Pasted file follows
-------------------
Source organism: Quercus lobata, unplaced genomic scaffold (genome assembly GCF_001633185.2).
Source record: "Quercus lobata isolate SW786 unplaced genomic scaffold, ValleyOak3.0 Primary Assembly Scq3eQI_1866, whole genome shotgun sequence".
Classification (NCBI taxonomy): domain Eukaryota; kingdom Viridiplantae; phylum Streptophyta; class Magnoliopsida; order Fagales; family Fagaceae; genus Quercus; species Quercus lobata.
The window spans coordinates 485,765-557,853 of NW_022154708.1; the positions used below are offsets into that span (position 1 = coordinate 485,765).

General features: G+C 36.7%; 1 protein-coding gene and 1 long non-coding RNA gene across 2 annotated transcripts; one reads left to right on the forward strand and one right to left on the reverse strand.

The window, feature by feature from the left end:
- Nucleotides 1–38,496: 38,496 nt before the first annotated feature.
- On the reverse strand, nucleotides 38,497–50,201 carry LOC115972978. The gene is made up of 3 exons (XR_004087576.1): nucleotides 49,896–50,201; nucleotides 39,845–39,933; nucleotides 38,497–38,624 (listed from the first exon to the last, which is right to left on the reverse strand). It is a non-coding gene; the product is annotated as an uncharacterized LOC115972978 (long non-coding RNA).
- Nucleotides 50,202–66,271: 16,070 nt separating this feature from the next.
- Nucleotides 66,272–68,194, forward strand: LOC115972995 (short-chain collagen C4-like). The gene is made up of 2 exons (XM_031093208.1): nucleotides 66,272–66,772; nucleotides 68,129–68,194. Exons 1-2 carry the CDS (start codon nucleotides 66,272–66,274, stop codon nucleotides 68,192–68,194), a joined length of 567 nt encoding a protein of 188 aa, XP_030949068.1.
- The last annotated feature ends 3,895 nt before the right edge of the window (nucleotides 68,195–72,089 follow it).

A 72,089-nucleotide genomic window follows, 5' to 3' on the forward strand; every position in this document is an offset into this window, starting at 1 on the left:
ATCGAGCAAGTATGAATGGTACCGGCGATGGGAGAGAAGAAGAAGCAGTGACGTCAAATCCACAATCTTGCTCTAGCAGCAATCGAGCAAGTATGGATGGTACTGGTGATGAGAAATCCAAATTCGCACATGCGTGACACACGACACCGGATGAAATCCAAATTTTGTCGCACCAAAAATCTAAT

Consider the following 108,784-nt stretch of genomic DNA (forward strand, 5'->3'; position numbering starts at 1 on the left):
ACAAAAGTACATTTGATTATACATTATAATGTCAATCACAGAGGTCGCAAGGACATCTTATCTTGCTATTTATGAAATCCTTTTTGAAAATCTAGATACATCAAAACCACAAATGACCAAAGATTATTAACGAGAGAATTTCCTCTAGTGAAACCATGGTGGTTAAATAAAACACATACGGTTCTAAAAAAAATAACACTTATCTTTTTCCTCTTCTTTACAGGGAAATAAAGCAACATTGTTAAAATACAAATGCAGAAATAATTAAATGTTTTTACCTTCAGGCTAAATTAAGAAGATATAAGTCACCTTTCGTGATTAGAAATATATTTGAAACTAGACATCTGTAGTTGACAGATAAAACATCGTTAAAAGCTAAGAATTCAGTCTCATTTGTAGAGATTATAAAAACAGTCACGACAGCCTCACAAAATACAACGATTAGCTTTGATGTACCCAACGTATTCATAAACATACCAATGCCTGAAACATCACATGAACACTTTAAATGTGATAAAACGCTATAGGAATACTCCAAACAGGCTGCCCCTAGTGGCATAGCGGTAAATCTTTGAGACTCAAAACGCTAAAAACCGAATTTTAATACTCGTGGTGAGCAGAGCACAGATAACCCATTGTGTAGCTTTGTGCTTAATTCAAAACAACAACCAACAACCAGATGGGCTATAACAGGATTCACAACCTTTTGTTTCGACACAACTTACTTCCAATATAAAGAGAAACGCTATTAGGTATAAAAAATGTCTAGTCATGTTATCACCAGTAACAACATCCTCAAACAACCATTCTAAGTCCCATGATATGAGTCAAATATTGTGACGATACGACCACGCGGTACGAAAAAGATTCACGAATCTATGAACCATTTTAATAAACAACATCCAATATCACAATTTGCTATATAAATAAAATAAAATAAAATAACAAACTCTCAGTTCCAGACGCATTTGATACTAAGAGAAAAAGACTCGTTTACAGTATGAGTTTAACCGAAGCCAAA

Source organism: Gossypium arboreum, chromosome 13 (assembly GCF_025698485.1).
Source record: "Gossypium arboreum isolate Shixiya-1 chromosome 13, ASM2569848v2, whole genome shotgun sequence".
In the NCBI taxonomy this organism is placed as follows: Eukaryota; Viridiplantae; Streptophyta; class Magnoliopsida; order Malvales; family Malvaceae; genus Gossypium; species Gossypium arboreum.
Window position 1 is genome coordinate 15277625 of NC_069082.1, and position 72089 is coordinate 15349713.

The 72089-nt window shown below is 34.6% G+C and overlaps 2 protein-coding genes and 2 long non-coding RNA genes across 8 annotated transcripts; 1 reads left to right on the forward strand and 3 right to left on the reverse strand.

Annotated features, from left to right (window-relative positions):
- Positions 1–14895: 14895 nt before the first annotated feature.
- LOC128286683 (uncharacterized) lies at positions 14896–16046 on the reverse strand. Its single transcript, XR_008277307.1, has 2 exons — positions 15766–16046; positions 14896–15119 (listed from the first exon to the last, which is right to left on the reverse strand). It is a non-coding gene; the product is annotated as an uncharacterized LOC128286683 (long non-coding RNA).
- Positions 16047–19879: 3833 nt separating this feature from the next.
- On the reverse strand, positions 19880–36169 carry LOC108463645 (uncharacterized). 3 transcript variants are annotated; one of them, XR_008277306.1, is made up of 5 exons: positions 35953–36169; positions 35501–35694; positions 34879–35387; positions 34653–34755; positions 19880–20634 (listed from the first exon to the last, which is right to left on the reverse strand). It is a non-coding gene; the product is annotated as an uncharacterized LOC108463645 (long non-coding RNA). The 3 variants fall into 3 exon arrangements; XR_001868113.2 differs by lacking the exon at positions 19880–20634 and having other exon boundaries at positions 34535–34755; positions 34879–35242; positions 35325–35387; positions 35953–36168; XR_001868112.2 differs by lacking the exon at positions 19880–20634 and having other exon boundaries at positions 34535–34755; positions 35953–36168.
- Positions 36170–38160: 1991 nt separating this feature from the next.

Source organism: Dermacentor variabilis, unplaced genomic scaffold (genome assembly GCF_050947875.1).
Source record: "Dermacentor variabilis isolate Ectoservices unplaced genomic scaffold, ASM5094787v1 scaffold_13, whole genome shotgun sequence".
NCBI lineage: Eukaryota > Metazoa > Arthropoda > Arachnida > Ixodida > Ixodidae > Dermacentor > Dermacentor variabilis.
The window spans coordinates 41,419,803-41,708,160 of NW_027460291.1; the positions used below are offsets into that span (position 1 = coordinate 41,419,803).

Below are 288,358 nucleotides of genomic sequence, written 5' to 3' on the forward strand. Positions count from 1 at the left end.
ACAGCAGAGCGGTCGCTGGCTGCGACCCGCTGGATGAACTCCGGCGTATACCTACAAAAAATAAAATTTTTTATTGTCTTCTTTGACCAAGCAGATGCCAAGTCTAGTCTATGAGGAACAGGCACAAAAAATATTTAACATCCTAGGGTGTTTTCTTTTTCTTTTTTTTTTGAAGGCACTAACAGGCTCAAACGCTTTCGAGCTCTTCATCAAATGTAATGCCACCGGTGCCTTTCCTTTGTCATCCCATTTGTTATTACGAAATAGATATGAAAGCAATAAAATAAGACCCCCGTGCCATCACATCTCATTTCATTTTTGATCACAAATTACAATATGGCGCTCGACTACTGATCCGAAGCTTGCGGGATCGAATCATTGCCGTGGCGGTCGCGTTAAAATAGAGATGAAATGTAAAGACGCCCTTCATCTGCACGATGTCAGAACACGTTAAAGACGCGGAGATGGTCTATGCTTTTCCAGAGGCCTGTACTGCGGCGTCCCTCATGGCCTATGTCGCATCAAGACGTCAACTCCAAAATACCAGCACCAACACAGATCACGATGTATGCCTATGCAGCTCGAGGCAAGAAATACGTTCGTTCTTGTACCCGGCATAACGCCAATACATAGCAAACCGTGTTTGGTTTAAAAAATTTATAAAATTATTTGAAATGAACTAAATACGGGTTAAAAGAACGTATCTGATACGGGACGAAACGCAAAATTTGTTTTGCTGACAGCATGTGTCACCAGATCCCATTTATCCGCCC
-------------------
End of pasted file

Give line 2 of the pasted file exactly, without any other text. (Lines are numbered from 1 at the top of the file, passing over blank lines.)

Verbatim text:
Source record: "Quercus lobata isolate SW786 unplaced genomic scaffold, ValleyOak3.0 Primary Assembly Scq3eQI_1866, whole genome shotgun sequence".